The National Oceanic and Atmospheric Administration (NOAA) forecasts a “near normal” hurricane season, and so far there have not been any named storms in the Atlantic. NOAA forecasts are closely watched by insurers, investors, and property owners for obvious reasons. After a number of active years, most everyone would like a boring season for 2009.
Financial innovation knows no bounds and it is now possible to trade “hurricane contracts” on exchanges. Forbes published an interesting article outlining some of the features of these contracts. While the first trading in hurricane related contracts occurred last year, there are now ways to bet on hurricane activity in much more granular ways:
Contracts come in a variety of flavors. You can get coverage against a storm of specific size hitting one of seven geographic areas. Or you can bet on the severity of the season. Convinced that four Ike-size storms are brewing? You might buy a “seasonal aggregate 40” contract–$2,500 premium for a payout of $10,000 when the CHI values of the season’s named storms surpass 40 points.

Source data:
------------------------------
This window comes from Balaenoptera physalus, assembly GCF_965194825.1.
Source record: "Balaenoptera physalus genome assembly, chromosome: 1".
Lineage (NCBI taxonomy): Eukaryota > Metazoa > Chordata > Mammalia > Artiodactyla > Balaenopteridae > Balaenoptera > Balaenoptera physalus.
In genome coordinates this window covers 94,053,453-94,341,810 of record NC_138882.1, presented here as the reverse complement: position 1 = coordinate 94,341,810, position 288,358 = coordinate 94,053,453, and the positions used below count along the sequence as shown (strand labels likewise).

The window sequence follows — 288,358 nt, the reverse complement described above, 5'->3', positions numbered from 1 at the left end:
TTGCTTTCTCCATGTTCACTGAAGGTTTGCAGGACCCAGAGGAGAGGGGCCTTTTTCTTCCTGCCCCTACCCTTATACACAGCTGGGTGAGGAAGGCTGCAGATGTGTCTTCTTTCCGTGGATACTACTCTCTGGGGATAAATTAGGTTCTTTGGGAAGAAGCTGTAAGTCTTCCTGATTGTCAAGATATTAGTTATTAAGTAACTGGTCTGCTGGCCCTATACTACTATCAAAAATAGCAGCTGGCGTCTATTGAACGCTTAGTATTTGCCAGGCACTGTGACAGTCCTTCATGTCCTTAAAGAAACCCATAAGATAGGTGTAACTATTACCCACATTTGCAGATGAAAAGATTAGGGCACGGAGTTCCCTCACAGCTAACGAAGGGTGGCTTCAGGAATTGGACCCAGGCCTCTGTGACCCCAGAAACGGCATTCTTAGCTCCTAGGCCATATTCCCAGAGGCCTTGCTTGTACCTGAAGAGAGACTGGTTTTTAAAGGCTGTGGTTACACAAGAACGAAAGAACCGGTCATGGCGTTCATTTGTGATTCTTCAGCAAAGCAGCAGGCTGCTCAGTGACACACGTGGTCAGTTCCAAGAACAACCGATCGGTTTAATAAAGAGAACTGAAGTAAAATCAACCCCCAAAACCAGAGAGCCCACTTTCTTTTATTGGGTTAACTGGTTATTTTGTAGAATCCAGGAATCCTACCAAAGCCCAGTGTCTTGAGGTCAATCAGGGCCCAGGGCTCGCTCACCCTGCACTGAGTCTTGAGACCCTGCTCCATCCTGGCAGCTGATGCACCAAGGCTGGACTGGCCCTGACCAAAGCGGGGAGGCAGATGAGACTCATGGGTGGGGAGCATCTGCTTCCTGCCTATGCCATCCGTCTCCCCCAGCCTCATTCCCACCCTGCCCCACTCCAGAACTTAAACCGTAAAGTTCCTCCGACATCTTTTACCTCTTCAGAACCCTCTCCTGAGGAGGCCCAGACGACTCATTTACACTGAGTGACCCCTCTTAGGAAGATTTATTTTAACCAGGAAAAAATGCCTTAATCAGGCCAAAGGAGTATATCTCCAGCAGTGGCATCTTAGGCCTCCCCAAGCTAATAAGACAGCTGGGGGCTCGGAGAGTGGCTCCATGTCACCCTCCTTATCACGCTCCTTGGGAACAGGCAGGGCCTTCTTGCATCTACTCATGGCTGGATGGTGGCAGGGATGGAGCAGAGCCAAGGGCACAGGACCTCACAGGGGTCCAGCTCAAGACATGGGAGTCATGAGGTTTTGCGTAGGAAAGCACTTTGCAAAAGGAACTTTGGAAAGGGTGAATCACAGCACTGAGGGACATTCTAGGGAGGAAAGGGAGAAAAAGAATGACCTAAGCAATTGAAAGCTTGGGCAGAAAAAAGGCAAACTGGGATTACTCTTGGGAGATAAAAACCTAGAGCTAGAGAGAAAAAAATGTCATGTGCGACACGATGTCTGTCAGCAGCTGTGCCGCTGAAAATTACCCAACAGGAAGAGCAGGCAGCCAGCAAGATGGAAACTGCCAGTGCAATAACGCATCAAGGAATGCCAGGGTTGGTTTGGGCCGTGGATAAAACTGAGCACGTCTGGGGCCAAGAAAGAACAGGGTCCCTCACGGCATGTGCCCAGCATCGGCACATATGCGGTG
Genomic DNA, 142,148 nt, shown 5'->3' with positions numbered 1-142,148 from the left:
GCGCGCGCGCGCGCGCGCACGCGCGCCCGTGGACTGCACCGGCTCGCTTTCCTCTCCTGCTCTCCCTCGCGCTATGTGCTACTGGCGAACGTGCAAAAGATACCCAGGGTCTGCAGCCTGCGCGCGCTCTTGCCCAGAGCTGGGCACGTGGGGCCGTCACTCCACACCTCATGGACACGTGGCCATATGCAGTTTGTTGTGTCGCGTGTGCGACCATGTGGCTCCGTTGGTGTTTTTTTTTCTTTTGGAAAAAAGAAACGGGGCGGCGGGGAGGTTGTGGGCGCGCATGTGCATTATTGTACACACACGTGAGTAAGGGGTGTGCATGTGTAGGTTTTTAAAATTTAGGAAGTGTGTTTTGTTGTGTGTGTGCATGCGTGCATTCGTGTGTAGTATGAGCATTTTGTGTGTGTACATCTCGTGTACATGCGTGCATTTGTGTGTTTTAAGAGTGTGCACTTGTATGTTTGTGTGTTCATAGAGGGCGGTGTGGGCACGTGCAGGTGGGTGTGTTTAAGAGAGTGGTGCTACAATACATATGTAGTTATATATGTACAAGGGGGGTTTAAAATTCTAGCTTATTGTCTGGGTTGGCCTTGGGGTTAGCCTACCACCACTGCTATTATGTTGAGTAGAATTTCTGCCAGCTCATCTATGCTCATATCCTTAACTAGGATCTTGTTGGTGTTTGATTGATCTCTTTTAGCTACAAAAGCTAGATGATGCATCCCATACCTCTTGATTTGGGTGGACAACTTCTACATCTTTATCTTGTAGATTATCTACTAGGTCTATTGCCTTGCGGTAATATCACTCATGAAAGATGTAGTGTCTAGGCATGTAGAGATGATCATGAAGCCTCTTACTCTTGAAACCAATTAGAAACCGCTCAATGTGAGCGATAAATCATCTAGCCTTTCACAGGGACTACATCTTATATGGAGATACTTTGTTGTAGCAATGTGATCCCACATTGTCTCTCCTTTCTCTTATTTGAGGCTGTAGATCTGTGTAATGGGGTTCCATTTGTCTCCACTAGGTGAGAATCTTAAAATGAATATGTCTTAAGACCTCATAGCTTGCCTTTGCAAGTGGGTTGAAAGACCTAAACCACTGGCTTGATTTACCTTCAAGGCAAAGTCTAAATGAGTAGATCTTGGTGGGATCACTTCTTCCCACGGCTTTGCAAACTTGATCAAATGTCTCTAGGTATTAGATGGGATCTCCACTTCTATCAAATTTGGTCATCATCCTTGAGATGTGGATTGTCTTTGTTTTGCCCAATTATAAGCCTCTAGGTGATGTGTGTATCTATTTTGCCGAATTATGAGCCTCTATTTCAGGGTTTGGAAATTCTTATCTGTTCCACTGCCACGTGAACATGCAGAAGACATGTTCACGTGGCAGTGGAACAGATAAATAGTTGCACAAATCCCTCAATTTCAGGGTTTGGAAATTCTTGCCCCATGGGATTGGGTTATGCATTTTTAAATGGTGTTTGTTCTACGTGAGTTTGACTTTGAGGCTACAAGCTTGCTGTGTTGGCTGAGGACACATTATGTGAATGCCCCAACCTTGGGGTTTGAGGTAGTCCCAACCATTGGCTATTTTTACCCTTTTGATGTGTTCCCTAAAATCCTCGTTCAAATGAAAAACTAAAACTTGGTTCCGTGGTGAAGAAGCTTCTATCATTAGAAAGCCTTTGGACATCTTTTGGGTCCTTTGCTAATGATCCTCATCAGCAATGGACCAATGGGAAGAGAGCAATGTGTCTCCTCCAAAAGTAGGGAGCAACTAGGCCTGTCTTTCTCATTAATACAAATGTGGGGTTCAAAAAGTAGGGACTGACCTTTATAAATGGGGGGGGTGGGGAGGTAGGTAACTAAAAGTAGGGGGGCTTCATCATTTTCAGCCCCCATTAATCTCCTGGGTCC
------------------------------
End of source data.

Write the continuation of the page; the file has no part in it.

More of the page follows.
Then there are contracts tied to individual storms. Trading in these will pop when Ana, Bill and Claudette (this year’s names) form. CHI values and contract pricing for name storms will be updated constantly until the storm has made landfall. Trading will continue until the contracts settle, usually within 36 hours of landfall.
The “CHI Index” referenced in the article incorporates new ways of categorizing hurricanes that go beyond the primitive Saffir-Simpson scale which is based only on wind speed rather than other factors such as storm diameter which can also impact losses.
It will be interesting to see how the season plays out and whether there will be political backlash against speculators who bet on an active season and financially profit from such transactions.